UG Professor in Theoretical Biology Franjo Weissing has been appointed the Distinguished Lorentz Fellow of the year 2017/18. As such, he will be in residence at the NIAS in Amsterdam for half a year to work on a project that connects the social and natural sciences. Weissing will focus on cultural evolution.
The Distinguished Lorentz Fellowship (DLF) is awarded annually to a researcher working at the interface of the social and natural sciences. The programme includes a five to ten-month stay at the Netherlands Institute for Advanced Study in the Humanities and Social Sciences (NIAS-KNAW). In addition, the recipient can organize a workshop at the Lorentz Center in Leiden and will receive a personal award of EUR 10,000.
Weissing says that he is very honoured. In his award-winning plan, he proposes to study the mechanisms of cultural evolution. ‘Some decades ago, British biologist Richard Dawkins suggested that cultural change is governed by similar principles as biological evolution. He coined the concept of a meme for a piece of cultural information and imagined that memes are spreading and competing with each other in the human population.’
A meme would thus be the cultural equivalent to the biological gene.' But Weissing has serious doubts about this concept. ‘It may be interesting to approach cultural processes, such as cultural segregation, from an evolutionary perspective. But the current models of cultural evolution are not very convincing. They are all mimicking biological evolution, while cultural information emerges and spreads in a very different way than genetic information.’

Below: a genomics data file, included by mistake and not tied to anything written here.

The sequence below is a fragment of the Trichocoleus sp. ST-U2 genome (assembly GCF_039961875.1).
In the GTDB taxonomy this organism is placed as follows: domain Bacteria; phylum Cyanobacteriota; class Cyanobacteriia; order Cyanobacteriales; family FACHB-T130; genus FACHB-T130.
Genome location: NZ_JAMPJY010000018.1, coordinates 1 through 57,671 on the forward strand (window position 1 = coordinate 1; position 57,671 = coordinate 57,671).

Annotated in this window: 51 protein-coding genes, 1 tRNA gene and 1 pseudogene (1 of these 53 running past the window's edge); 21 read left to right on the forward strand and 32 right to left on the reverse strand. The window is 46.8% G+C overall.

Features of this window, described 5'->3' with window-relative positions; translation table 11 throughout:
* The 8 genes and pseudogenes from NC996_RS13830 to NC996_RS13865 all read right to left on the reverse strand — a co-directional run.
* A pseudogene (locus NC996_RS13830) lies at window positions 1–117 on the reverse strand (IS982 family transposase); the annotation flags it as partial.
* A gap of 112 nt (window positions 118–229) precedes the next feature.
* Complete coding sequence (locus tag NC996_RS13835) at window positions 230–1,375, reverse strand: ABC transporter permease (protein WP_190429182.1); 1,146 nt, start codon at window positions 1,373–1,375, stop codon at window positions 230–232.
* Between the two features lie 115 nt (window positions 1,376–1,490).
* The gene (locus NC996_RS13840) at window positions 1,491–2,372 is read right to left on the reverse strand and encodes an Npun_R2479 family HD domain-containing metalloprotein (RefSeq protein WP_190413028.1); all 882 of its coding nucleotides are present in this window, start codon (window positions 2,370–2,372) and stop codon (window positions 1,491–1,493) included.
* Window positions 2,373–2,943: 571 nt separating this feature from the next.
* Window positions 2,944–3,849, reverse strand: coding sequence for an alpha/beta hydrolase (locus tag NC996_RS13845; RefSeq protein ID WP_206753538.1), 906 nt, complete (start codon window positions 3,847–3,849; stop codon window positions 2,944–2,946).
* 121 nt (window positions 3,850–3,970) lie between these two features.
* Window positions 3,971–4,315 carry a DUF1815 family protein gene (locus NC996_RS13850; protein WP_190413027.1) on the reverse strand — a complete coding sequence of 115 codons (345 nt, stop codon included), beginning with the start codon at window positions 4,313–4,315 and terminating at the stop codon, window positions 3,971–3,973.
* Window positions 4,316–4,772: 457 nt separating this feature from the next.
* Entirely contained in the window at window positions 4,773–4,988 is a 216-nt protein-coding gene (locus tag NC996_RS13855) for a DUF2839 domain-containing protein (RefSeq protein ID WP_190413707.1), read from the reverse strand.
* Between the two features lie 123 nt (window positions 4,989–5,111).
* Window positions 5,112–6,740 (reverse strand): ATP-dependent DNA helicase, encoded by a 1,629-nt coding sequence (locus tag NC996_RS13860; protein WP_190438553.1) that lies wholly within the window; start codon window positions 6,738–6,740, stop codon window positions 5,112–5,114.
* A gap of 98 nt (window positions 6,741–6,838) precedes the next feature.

During his time as Lorentz Fellow, he wants to initiate the development of new theory that is based on the mechanisms underlying the emergence and transmission of cultural ideas. ‘We will have to start from scratch, since the current theory is still in its infant stages.’ Weissing is convinced that a theory of cultural evolution can only be successful if it reflects close interdisciplinary collaboration: ‘It will, for example, require contributions from developmental psychology: how do we actually learn from others? and from the social sciences: which factors determine the spread of ideas within and across cultures?’
During the workshop at the end of the programme, Weissing will bring together both critics and proponents of the idea of cultural evolution. He hopes that the workshop will produce a roadmap for the research on cultural evolution in the next decade. Weissing is looking forward to his half year at the NIAS: ‘I teach a lot, and I enjoy it; but I also look forward to exclusively devoting my time to research for a while. Besides cultural evolution, there are many other questions about evolution that I would like to address.’
The NIAS-Lorentz Programme is a collaboration between the
. It is supported by the Royal Netherlands Academy of Arts and Sciences (KNAW) and the Netherlands Organisation for Scientific Research (NWO).
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